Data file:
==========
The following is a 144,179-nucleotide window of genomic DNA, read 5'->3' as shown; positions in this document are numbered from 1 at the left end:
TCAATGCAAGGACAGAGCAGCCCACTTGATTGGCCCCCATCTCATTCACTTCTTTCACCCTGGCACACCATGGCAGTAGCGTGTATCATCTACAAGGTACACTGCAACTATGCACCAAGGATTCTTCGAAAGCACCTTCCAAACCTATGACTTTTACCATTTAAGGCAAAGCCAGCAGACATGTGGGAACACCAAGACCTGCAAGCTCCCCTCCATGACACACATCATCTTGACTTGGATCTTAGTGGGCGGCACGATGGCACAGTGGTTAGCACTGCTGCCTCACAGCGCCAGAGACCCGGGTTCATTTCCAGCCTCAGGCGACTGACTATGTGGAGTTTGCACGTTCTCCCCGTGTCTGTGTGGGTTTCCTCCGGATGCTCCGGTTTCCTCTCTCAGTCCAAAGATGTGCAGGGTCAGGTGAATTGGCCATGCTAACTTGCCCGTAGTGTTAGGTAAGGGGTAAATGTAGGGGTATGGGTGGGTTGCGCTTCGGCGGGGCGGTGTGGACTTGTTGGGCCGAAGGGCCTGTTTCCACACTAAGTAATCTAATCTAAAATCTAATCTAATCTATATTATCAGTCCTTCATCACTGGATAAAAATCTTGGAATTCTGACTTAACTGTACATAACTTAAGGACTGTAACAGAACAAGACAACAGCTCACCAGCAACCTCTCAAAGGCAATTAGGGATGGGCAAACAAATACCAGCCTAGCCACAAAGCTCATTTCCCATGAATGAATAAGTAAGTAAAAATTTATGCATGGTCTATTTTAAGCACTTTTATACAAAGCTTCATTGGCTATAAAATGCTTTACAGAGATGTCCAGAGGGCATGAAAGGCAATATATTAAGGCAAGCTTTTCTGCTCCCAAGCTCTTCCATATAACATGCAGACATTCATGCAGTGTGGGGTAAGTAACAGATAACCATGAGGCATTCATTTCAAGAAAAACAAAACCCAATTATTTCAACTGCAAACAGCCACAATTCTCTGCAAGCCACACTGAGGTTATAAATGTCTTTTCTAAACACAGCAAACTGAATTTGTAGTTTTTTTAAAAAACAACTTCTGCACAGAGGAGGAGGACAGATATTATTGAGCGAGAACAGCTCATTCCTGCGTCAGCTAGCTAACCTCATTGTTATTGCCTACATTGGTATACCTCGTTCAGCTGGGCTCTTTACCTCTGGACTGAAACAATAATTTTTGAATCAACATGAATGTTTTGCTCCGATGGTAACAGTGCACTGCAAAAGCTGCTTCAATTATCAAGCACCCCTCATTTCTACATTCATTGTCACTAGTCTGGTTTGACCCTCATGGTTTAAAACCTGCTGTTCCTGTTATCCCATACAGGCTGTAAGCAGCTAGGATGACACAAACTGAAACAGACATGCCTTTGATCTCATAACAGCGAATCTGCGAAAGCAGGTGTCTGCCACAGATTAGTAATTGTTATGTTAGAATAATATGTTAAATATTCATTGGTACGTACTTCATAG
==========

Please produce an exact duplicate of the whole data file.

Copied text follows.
The following is a 144,179-nucleotide window of genomic DNA, read 5'->3' as shown; positions in this document are numbered from 1 at the left end:
TCAATGCAAGGACAGAGCAGCCCACTTGATTGGCCCCCATCTCATTCACTTCTTTCACCCTGGCACACCATGGCAGTAGCGTGTATCATCTACAAGGTACACTGCAACTATGCACCAAGGATTCTTCGAAAGCACCTTCCAAACCTATGACTTTTACCATTTAAGGCAAAGCCAGCAGACATGTGGGAACACCAAGACCTGCAAGCTCCCCTCCATGACACACATCATCTTGACTTGGATCTTAGTGGGCGGCACGATGGCACAGTGGTTAGCACTGCTGCCTCACAGCGCCAGAGACCCGGGTTCATTTCCAGCCTCAGGCGACTGACTATGTGGAGTTTGCACGTTCTCCCCGTGTCTGTGTGGGTTTCCTCCGGATGCTCCGGTTTCCTCTCTCAGTCCAAAGATGTGCAGGGTCAGGTGAATTGGCCATGCTAACTTGCCCGTAGTGTTAGGTAAGGGGTAAATGTAGGGGTATGGGTGGGTTGCGCTTCGGCGGGGCGGTGTGGACTTGTTGGGCCGAAGGGCCTGTTTCCACACTAAGTAATCTAATCTAAAATCTAATCTAATCTATATTATCAGTCCTTCATCACTGGATAAAAATCTTGGAATTCTGACTTAACTGTACATAACTTAAGGACTGTAACAGAACAAGACAACAGCTCACCAGCAACCTCTCAAAGGCAATTAGGGATGGGCAAACAAATACCAGCCTAGCCACAAAGCTCATTTCCCATGAATGAATAAGTAAGTAAAAATTTATGCATGGTCTATTTTAAGCACTTTTATACAAAGCTTCATTGGCTATAAAATGCTTTACAGAGATGTCCAGAGGGCATGAAAGGCAATATATTAAGGCAAGCTTTTCTGCTCCCAAGCTCTTCCATATAACATGCAGACATTCATGCAGTGTGGGGTAAGTAACAGATAACCATGAGGCATTCATTTCAAGAAAAACAAAACCCAATTATTTCAACTGCAAACAGCCACAATTCTCTGCAAGCCACACTGAGGTTATAAATGTCTTTTCTAAACACAGCAAACTGAATTTGTAGTTTTTTTAAAAAACAACTTCTGCACAGAGGAGGAGGACAGATATTATTGAGCGAGAACAGCTCATTCCTGCGTCAGCTAGCTAACCTCATTGTTATTGCCTACATTGGTATACCTCGTTCAGCTGGGCTCTTTACCTCTGGACTGAAACAATAATTTTTGAATCAACATGAATGTTTTGCTCCGATGGTAACAGTGCACTGCAAAAGCTGCTTCAATTATCAAGCACCCCTCATTTCTACATTCATTGTCACTAGTCTGGTTTGACCCTCATGGTTTAAAACCTGCTGTTCCTGTTATCCCATACAGGCTGTAAGCAGCTAGGATGACACAAACTGAAACAGACATGCCTTTGATCTCATAACAGCGAATCTGCGAAAGCAGGTGTCTGCCACAGATTAGTAATTGTTATGTTAGAATAATATGTTAAATATTCATTGGTACGTACTTCATAG